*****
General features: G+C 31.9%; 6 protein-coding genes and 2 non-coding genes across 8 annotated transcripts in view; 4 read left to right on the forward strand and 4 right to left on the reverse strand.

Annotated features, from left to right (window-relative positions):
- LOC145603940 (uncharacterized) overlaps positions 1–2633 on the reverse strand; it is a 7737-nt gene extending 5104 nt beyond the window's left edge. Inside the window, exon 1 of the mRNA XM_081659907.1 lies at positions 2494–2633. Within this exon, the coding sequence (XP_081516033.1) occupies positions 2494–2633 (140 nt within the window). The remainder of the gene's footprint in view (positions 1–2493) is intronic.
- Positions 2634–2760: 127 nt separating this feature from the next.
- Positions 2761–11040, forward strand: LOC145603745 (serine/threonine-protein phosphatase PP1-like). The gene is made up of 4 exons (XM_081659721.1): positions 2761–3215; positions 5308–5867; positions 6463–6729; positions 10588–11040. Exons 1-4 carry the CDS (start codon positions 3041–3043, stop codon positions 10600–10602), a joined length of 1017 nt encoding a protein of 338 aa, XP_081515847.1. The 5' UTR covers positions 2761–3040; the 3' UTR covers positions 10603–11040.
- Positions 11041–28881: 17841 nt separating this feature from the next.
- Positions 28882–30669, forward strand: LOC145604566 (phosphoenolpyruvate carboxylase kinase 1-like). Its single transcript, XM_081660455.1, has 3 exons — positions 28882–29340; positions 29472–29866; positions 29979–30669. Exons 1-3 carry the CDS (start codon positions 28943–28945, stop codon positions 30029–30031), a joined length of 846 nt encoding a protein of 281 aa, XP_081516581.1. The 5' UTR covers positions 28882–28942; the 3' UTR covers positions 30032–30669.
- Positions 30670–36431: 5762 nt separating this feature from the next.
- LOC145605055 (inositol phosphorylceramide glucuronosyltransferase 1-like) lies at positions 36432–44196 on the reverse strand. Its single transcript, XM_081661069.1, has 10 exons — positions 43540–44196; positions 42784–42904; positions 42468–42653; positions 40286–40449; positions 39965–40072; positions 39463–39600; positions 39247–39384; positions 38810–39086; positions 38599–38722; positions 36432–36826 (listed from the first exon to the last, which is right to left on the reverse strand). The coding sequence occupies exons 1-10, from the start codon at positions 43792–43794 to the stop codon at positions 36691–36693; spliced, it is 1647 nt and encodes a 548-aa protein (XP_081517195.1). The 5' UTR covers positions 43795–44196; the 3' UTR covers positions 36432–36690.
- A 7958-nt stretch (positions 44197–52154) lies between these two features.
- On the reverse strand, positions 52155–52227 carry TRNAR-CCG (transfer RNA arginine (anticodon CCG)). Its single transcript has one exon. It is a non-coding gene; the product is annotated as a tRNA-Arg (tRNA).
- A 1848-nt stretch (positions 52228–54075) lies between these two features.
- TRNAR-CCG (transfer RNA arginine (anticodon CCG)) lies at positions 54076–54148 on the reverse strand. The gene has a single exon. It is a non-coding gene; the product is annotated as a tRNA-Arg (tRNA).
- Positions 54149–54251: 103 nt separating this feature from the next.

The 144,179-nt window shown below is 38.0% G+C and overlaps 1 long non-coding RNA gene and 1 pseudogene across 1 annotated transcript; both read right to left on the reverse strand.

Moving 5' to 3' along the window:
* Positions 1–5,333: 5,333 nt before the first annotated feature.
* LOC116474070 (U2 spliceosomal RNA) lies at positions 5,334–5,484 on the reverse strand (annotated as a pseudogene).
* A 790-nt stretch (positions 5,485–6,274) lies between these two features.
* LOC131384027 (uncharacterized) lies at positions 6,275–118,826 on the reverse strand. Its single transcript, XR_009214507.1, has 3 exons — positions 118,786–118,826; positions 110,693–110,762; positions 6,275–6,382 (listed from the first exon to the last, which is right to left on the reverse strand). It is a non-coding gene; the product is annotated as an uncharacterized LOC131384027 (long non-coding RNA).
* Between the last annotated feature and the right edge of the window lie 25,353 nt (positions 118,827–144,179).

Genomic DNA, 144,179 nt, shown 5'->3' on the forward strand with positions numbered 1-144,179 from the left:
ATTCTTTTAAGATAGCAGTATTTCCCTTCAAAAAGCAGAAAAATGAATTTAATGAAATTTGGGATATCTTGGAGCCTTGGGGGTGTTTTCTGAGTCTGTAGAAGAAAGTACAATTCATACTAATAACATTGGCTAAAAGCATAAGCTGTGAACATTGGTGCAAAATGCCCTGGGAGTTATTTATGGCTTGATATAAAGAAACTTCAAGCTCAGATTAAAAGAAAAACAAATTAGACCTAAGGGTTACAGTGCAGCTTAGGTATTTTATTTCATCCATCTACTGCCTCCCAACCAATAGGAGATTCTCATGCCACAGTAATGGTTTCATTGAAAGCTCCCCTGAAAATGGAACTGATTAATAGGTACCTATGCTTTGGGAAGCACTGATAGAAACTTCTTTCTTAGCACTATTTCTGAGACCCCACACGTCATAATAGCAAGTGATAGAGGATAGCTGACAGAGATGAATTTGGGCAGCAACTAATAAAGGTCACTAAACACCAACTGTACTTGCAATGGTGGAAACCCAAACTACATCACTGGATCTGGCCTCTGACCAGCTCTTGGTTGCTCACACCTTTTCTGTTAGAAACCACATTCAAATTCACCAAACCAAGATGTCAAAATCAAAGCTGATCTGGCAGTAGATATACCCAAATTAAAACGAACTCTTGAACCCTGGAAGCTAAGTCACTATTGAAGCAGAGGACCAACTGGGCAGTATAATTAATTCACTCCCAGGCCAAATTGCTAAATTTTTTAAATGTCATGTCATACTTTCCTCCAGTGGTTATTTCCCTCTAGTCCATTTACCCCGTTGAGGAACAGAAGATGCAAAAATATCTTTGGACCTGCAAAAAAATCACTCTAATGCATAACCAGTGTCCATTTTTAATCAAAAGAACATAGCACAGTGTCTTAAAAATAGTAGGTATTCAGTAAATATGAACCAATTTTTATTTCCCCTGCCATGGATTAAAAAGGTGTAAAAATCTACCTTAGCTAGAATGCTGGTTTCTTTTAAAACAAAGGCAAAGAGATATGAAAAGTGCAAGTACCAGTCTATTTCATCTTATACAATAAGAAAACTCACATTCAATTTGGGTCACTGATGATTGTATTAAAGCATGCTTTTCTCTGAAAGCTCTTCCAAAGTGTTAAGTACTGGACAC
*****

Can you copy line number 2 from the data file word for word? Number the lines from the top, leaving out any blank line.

Annotated features, from left to right (window-relative positions):